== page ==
Thursday, September 18, 2008

The Muse: A Mother's Heart

He looks uncertain, a little nervous and yet interested as he looks out the window at the world passing by him. It's a new environment, and even though he can't see very far or focus on much, he knows he's not at home. He knows his neighborhood and the comforts of his home, and this is not it. I watch his eyes grow wide as his hands clench and release, which is normal for his young age and limited control, but this is different. To me it's a sign of processing what's going on around him. I give him my hand to reassure him that I am there and it's alright. We are just going on a trip, and he's not alone. He grabs my finger and holds on tight. He looks in my general direction although it is uncertain whether he is really looking at me or not, but he knows I am there. He knows my voice. At this moment, I am aware of the great responsibility I hold as his mother. I am not just the person who takes care of him everyday and makes sure he is safe, but I am the one who must teach him about the world around him and help him to understand what he sees and hears. It is overwhelming. And at the same time, I am filled with the greatest sense of love and admiration for this little man who has been entrusted to my care. I am empathetic to his situation coming to a world that is so new and unfamiliar, trying to get used to a body that is often complex and uncooperative, trying to understand and communicate with people who do not speak the same language. It is my job to make him as comfortable as possible during this transition we call life.

And yet I find myself doing things that inevitably make him uncomfortable because I know they will be better for him. It is no small or easy thing to place my child down while he screams and cries wanting only to be in my arms, which is where I want him too. But for both our sakes, I must teach him how to sit on his own for short periods of time. This is his first lesson in independence. It is not meant to cause separation anxiety or give him a feeling of insecurity, but rather help him develop his own personal strength and push his limits as to what he can handle. He doesn't know it yet, but he is a very strong little man. It breaks my heart to watch him cry to the point of red face, holding breath, tears and going hoarse, but what is the alternative? Creating a child who must be held all the time and cannot face the world without a hand to hold. That to me would be detrimental to my son, who will have to stand strong and know who he is every day of his life. I want to pick him up, hold him close and keep him safe from all that may harm him, and that is easy to do when he is small and travel size. But what about when he is old enough to be alone at school or when he is a teenager with his friends or at college? What then? If I have not taught him how to be strong and comfortable through his own merits, I have done him a fatal disservice. But it hurts. It hurts to be a mother.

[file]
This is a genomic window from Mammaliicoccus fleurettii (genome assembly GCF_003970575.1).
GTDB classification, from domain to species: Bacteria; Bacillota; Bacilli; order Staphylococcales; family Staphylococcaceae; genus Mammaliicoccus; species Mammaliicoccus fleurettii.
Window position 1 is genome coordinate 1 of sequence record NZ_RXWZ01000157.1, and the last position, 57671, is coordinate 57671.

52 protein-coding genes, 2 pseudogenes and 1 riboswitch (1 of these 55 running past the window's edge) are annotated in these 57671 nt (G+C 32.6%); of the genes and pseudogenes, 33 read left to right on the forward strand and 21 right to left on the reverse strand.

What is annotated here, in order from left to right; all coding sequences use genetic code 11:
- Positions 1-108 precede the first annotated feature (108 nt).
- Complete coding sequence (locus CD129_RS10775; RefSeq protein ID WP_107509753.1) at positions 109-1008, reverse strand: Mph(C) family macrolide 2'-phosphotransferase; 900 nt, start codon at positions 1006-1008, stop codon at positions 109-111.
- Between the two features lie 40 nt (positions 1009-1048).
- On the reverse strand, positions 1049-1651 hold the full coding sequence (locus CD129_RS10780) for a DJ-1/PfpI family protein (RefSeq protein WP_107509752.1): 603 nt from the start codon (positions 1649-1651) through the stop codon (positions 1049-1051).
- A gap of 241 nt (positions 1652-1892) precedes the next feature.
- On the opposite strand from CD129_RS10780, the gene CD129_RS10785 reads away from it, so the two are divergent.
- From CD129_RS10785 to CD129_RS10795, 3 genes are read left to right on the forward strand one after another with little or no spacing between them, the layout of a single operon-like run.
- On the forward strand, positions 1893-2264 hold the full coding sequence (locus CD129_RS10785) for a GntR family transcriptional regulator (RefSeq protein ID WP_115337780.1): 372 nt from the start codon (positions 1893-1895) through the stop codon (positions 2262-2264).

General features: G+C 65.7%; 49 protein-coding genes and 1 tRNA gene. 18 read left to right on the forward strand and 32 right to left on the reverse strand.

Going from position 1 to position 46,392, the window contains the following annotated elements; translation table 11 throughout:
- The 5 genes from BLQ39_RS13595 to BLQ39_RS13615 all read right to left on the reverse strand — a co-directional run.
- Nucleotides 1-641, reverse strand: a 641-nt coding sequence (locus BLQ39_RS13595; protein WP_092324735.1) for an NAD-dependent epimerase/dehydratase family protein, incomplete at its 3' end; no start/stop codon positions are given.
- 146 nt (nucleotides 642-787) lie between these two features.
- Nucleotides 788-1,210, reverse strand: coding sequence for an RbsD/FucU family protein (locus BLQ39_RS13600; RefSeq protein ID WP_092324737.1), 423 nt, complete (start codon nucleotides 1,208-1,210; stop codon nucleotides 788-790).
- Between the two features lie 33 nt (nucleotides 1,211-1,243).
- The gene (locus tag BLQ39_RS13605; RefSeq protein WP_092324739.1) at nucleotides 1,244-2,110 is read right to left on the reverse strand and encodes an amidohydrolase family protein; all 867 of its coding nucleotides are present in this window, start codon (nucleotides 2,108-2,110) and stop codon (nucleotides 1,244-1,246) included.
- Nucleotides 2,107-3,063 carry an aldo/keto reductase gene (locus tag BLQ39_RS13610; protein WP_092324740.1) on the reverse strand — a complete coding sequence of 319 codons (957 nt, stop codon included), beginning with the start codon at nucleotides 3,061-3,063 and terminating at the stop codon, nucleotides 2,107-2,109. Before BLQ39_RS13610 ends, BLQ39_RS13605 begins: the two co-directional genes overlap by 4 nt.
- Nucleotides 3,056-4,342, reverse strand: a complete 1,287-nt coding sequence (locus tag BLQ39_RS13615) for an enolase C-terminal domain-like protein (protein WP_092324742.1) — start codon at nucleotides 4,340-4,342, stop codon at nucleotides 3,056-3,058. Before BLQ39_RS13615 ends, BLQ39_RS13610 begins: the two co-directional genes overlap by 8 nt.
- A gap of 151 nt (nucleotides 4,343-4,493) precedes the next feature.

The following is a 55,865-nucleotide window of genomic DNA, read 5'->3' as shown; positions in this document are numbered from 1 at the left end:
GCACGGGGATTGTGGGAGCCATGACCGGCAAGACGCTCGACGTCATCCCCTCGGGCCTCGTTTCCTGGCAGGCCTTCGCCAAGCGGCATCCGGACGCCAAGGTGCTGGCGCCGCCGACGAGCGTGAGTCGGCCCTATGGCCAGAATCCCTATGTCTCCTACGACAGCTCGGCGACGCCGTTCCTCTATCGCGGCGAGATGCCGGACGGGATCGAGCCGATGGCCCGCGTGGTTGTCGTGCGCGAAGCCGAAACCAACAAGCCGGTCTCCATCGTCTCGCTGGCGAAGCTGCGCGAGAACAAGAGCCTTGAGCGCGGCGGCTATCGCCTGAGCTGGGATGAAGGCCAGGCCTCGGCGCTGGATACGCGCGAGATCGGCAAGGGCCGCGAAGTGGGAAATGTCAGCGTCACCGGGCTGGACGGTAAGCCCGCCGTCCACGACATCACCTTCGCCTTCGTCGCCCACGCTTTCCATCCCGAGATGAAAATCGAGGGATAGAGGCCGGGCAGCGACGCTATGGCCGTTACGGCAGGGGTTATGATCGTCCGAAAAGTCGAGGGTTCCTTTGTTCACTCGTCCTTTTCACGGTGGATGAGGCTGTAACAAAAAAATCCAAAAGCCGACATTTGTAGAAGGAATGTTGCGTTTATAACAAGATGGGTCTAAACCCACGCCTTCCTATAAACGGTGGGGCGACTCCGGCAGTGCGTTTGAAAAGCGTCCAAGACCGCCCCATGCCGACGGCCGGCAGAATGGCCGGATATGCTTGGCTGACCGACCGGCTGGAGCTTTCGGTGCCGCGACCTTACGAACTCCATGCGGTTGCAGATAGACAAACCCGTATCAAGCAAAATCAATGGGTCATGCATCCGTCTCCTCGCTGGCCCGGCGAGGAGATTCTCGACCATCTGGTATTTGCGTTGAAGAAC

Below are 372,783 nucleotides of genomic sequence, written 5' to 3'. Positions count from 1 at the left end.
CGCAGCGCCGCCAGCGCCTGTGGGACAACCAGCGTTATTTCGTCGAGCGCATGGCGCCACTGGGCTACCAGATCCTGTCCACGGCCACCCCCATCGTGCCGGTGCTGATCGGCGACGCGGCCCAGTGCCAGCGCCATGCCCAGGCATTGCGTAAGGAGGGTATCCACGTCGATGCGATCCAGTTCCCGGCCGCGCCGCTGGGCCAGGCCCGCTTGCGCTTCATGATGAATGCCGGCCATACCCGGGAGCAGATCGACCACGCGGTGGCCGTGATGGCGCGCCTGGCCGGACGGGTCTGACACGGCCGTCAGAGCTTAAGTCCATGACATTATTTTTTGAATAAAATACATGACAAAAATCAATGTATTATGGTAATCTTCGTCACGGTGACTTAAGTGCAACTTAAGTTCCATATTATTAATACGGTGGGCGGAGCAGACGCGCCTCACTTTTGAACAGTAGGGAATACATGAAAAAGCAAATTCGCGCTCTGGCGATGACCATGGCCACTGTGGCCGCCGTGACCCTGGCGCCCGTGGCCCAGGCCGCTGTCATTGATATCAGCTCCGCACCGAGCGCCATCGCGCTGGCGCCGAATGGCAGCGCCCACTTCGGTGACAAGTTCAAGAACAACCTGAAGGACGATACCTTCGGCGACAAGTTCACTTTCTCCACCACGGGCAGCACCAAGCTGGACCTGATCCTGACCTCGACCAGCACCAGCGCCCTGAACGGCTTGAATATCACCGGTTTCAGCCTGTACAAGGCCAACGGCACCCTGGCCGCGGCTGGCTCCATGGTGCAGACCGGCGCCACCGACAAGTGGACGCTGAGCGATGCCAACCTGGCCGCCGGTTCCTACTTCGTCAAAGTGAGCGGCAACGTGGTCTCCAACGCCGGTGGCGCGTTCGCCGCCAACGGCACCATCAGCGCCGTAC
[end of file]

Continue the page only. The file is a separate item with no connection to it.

I can only imagine what this is preparing me for in the future. I know there will be many times I must watch my children suffer for their own good, restraining myself from stepping in and removing whatever trial or struggle plagues them. That would be like helping the butterfly out of the cocoon and unintentionally messing with the one thing that makes it possible for them to fly. Their destiny would have been frustrated because I interfered. I can recall many times my own mother had to step back and watch me make mistakes and suffer. It was not easy for her, I am certain. But I had to learn. And so I did. But there are rewards for mothers along the way, which makes the pain more bearable. God was merciful and wise in his plan. How he knew mothers needed smiles, hugs, appreciation, looks of love and tenderness and the happiness of their children. As much as motherhood is for the benefit of the child, it is just as much an essential learning experience for the mother. Every day I am learning about sacrifice and empathy and love. I am learning how to teach my child in ways I never could have understood until now. How often I just look at my son and say to my husband, "I just love him." And I do, even when he keeps me up at night and refuses to take naps and hates sitting in his chair and cries for no reason and pulls my hair and dislikes being put down. I love him anyway, and I am reminded of where he is in life... still learning. Still so young and unfamiliar. Still somewhat uncertain. Whatever frustrations and pride and irritations have crept in are washed away and I am filled with humility. He will learn from me no matter what, but it is up to me to learn all I can from him. And if I don't, I will be missing a very choice opportunity.

It hurts to be a mother. It stretches and pulls and yanks at the heart. It forces me to dig deep every single day to be the best kind of mother I possibly can to give my son every opportunity and advantage in this life to help him reach his potential and not only survive but thrive in an increasingly difficult world. It is the best thing that has ever happened to me and also the most difficult. As there must be opposition in all things, it brings more joy than I ever could have imagined.

1 comment:

Sarah said...

Nikki, when are you going to get that book on motherhood out? I mean, I just love reading your posts when you talk about motherhood specifically because you take the words right out of my mouth when I just don't know how to articulate them. Thank you for that! It is for sure a struggle that will last forever I am sure, but you're right, I never thought of it that way . . . we need the opposition in all things. Thanks!